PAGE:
Paragraph Eleven: “He [Matsumoto] writes that “by questioning the safety of squalene, Asa imperiled more than 80 percent of the existing NIH-sponsored clinical trials to prevent HIV. This is fiction. Here is a list of 2001 list of AIDS vaccines in clinical trials and in the pipeline. Only one product, not yet tested in humans, uses squalene, and many don’t use adjuvants at all. Chiron Corp. did use squalene in earlier human tests of an experimental AIDS vaccine, but that project crashed and burned because of the unimpressive results with the HIV ingredients in the vaccine, not the adjuvant.”

Correction: Cohen’s assertions, once again, are incorrect. In making this particular attack, he takes what I have written in Chapter Eight (pg. 145) out of context. He refers in this paragraph to information specific to a period in time, 1991-1997, not 2001. From 1991-97, the GAO reports there were nineteen clinical studies with HIV vaccines, sponsored by NIAID and AVEG (AIDS Vaccine Evaluation Group), or NIAID and DIR (Division Intramural Research). GAO investigators got their information directly from NIAID officials. This information can be found in the GAO report, GULF WAR ILLNESSES: Questions About The Presence of Squalene Antibodies in Veterans Can Be Resolved (GAO/NSIAD-99-5, pg. 21). According to the GAO, there were nineteen trials with prototype HIV vaccines in this time period. All of them contained Chiron’s squalene emulsion adjuvant MF59. That’s 100 percent. If anything, then, based on the GAO’s reporting, me saying Asa’s antibody evidence “imperiled more than 80 percent of existing NIH-sponsored clinical trials to prevent HIV” was a rather generous underestimation. The GAO Appendix, citing data provided by NIAID and AVEG, not only specifies nineteen different NIAID clinical trials with an HIV vaccine emulsified in MF59 (a squalene emulsion), NIAID provided the GAO with the dates of each trial, the IND numbers for each trial, and the number of subjects in each.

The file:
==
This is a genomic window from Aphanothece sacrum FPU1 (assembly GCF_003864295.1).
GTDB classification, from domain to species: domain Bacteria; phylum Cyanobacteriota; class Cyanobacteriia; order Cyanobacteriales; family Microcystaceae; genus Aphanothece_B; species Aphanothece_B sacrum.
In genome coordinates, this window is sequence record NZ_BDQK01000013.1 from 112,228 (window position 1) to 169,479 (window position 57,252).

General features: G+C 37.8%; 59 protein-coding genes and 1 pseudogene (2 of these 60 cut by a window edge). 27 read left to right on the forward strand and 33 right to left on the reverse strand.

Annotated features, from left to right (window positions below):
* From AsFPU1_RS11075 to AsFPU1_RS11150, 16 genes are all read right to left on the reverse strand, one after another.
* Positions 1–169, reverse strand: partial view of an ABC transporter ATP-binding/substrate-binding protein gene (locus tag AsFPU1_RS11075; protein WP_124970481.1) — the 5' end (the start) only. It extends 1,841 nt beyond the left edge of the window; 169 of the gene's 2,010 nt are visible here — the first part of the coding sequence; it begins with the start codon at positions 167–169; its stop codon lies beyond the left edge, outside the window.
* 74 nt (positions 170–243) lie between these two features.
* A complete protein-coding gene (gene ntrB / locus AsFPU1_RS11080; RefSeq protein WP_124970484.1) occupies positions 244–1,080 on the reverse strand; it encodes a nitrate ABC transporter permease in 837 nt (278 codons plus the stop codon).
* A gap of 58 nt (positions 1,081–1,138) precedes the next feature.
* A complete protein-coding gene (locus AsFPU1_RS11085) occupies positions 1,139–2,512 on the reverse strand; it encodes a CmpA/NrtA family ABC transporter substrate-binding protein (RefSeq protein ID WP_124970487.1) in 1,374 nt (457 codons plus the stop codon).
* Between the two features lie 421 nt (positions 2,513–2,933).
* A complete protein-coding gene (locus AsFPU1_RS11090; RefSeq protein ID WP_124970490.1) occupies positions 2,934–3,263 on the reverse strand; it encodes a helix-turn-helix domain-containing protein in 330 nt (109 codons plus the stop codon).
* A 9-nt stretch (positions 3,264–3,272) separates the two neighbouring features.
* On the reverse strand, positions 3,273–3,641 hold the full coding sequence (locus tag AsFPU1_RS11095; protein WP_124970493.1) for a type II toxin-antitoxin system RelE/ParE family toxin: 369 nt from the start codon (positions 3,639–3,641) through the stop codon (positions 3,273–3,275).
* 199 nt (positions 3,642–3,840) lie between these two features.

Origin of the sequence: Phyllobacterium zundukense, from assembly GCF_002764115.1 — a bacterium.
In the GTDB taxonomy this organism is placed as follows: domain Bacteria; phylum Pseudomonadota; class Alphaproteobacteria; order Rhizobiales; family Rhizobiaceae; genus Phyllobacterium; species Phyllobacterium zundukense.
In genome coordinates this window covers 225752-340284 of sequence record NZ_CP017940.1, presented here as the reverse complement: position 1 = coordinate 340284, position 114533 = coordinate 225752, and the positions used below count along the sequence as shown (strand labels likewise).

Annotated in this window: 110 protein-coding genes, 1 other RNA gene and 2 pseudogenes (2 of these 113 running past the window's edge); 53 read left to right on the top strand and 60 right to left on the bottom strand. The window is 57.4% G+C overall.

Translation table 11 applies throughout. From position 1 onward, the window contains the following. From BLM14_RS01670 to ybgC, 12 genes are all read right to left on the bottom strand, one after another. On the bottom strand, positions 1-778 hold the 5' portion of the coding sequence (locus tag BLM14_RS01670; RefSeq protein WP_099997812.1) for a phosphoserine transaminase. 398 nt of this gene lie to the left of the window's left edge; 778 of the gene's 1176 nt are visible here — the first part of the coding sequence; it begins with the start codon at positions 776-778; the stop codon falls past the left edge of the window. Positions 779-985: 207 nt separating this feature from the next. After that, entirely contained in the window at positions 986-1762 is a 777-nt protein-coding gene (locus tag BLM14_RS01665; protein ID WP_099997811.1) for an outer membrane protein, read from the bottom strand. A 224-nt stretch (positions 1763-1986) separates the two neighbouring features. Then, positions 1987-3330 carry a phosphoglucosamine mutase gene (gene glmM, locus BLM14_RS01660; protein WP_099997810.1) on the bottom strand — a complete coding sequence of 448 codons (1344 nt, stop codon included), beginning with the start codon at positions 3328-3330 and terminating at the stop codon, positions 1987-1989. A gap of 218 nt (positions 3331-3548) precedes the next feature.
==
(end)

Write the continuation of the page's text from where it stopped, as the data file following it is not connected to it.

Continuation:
When I informed Cohen of the GAO’s information during a telephone on Wednesday, November 18th, Cohen, without seeing the GAO report, flatly declared the GAO “wrong.” An unwillingness to review a document before declaring it wrong is, to me, a clear demonstration of bias.

In a weblink, Cohen directs SLATE readers to a 2001 survey paper on HIV vaccines, then misinforms readers when he writes, based on this paper, that “only one product, not yet tested in humans, uses squalene, and many don’t use adjuvants at all” (Johnston M, Flores J, Progress in HIV Vaccine Development, Current Opinion in Pharmacology, 2001(1): pg. 504-510) . To the contrary, in Table 2, the authors list Candidate vaccines in pre-clinical development. At least four of these vaccines, maybe more, rely on squalene emulsions:

(1) DNA, Sindbis replicons expressing multiple genes, novel recombinant envelope proteins [NIAID/Chiron];
(2) DNA expressing multiple HIV genes, DNA expressing cytokine gene and peptide boost [NIAID/Wyeth-Lederle];
(3) Vaccinia-env and envelope proteins [NIAID/St. Jude];
(4) Gp120 and regulatory proteins in novel adjuvants [GlaxoSmithKline].